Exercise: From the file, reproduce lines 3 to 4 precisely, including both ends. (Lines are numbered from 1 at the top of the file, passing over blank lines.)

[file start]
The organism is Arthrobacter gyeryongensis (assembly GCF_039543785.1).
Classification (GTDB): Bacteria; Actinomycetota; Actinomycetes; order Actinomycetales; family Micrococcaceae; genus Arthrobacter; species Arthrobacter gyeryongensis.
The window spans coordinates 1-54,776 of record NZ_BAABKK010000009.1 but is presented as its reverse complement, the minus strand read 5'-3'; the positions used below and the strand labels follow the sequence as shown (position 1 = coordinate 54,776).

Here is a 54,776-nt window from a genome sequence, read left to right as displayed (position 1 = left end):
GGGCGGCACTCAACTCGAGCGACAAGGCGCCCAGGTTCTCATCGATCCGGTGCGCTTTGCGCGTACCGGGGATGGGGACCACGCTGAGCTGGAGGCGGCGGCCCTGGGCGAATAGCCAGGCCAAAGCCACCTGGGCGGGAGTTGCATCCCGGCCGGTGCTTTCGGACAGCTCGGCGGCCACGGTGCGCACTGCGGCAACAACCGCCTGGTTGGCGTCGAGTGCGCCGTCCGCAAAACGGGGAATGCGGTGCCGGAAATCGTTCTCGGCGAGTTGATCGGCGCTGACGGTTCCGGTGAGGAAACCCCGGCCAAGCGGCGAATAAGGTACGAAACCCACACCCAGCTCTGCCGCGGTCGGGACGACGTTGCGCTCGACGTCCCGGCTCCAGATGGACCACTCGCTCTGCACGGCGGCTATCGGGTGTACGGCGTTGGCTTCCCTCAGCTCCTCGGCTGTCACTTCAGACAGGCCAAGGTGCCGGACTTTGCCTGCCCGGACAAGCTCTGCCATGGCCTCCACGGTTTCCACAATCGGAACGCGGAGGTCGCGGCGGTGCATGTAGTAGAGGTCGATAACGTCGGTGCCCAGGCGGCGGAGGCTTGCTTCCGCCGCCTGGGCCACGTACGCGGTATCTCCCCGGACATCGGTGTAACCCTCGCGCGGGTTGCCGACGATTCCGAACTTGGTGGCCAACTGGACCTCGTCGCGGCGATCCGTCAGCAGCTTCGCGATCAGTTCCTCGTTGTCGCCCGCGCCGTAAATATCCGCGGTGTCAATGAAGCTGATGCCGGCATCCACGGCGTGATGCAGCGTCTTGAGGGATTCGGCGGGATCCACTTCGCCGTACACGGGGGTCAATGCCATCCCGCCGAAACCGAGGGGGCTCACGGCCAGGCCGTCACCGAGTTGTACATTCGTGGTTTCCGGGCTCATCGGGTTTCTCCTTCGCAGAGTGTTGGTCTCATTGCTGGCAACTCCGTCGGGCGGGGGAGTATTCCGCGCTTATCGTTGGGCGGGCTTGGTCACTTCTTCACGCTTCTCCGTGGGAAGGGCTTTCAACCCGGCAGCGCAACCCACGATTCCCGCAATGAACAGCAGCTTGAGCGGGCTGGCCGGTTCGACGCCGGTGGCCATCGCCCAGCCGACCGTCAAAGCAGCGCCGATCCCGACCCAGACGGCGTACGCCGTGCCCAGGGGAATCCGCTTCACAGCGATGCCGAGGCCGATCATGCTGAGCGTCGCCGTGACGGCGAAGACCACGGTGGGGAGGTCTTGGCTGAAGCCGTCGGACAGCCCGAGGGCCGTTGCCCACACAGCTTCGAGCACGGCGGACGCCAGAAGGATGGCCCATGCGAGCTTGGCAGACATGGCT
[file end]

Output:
The window spans coordinates 1-54,776 of record NZ_BAABKK010000009.1 but is presented as its reverse complement, the minus strand read 5'-3'; the positions used below and the strand labels follow the sequence as shown (position 1 = coordinate 54,776).

Here is a 54,776-nt window from a genome sequence, read left to right as displayed (position 1 = left end):